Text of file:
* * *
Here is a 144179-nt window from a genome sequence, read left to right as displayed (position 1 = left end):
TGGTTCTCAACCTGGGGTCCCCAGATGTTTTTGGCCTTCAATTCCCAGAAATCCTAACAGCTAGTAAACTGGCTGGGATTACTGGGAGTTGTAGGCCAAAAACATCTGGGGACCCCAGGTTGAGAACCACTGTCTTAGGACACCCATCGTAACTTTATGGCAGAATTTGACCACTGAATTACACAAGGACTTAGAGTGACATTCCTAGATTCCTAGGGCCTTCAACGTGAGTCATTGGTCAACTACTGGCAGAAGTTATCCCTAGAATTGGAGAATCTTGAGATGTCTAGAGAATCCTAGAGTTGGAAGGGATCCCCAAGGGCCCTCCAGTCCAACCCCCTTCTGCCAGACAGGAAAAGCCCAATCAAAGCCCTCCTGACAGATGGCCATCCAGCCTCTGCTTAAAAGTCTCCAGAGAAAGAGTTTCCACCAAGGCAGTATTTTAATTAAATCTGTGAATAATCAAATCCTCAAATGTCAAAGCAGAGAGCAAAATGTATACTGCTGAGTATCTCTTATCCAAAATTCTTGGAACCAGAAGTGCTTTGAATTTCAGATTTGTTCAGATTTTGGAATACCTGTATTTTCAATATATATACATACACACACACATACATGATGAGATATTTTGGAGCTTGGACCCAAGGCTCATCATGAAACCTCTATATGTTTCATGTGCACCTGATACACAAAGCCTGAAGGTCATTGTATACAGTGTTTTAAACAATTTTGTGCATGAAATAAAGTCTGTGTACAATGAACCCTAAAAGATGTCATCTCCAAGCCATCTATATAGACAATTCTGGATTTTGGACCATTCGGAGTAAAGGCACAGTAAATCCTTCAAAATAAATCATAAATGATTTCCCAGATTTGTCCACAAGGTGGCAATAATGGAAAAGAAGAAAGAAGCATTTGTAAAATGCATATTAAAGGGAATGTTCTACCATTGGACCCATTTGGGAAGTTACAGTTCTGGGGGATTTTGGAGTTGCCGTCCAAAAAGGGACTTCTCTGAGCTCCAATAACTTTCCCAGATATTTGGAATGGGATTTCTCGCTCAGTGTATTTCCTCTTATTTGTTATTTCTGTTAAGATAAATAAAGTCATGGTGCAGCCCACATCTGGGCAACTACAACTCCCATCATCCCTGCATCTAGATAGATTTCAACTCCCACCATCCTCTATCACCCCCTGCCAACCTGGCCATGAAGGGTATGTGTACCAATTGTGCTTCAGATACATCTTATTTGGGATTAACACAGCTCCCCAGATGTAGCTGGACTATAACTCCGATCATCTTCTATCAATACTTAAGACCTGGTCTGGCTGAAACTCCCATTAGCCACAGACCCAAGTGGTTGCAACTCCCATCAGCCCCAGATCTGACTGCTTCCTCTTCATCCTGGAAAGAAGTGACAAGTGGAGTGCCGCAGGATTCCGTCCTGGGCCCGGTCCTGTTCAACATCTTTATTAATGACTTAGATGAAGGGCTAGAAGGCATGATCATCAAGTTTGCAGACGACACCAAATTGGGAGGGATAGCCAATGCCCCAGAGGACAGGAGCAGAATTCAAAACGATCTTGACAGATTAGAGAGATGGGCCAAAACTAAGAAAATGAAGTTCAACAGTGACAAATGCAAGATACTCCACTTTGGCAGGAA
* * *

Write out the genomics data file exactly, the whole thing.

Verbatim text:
Here is a 144179-nt window from a genome sequence, read left to right as displayed (position 1 = left end):
TGGTTCTCAACCTGGGGTCCCCAGATGTTTTTGGCCTTCAATTCCCAGAAATCCTAACAGCTAGTAAACTGGCTGGGATTACTGGGAGTTGTAGGCCAAAAACATCTGGGGACCCCAGGTTGAGAACCACTGTCTTAGGACACCCATCGTAACTTTATGGCAGAATTTGACCACTGAATTACACAAGGACTTAGAGTGACATTCCTAGATTCCTAGGGCCTTCAACGTGAGTCATTGGTCAACTACTGGCAGAAGTTATCCCTAGAATTGGAGAATCTTGAGATGTCTAGAGAATCCTAGAGTTGGAAGGGATCCCCAAGGGCCCTCCAGTCCAACCCCCTTCTGCCAGACAGGAAAAGCCCAATCAAAGCCCTCCTGACAGATGGCCATCCAGCCTCTGCTTAAAAGTCTCCAGAGAAAGAGTTTCCACCAAGGCAGTATTTTAATTAAATCTGTGAATAATCAAATCCTCAAATGTCAAAGCAGAGAGCAAAATGTATACTGCTGAGTATCTCTTATCCAAAATTCTTGGAACCAGAAGTGCTTTGAATTTCAGATTTGTTCAGATTTTGGAATACCTGTATTTTCAATATATATACATACACACACACATACATGATGAGATATTTTGGAGCTTGGACCCAAGGCTCATCATGAAACCTCTATATGTTTCATGTGCACCTGATACACAAAGCCTGAAGGTCATTGTATACAGTGTTTTAAACAATTTTGTGCATGAAATAAAGTCTGTGTACAATGAACCCTAAAAGATGTCATCTCCAAGCCATCTATATAGACAATTCTGGATTTTGGACCATTCGGAGTAAAGGCACAGTAAATCCTTCAAAATAAATCATAAATGATTTCCCAGATTTGTCCACAAGGTGGCAATAATGGAAAAGAAGAAAGAAGCATTTGTAAAATGCATATTAAAGGGAATGTTCTACCATTGGACCCATTTGGGAAGTTACAGTTCTGGGGGATTTTGGAGTTGCCGTCCAAAAAGGGACTTCTCTGAGCTCCAATAACTTTCCCAGATATTTGGAATGGGATTTCTCGCTCAGTGTATTTCCTCTTATTTGTTATTTCTGTTAAGATAAATAAAGTCATGGTGCAGCCCACATCTGGGCAACTACAACTCCCATCATCCCTGCATCTAGATAGATTTCAACTCCCACCATCCTCTATCACCCCCTGCCAACCTGGCCATGAAGGGTATGTGTACCAATTGTGCTTCAGATACATCTTATTTGGGATTAACACAGCTCCCCAGATGTAGCTGGACTATAACTCCGATCATCTTCTATCAATACTTAAGACCTGGTCTGGCTGAAACTCCCATTAGCCACAGACCCAAGTGGTTGCAACTCCCATCAGCCCCAGATCTGACTGCTTCCTCTTCATCCTGGAAAGAAGTGACAAGTGGAGTGCCGCAGGATTCCGTCCTGGGCCCGGTCCTGTTCAACATCTTTATTAATGACTTAGATGAAGGGCTAGAAGGCATGATCATCAAGTTTGCAGACGACACCAAATTGGGAGGGATAGCCAATGCCCCAGAGGACAGGAGCAGAATTCAAAACGATCTTGACAGATTAGAGAGATGGGCCAAAACTAAGAAAATGAAGTTCAACAGTGACAAATGCAAGATACTCCACTTTGGCAGGAA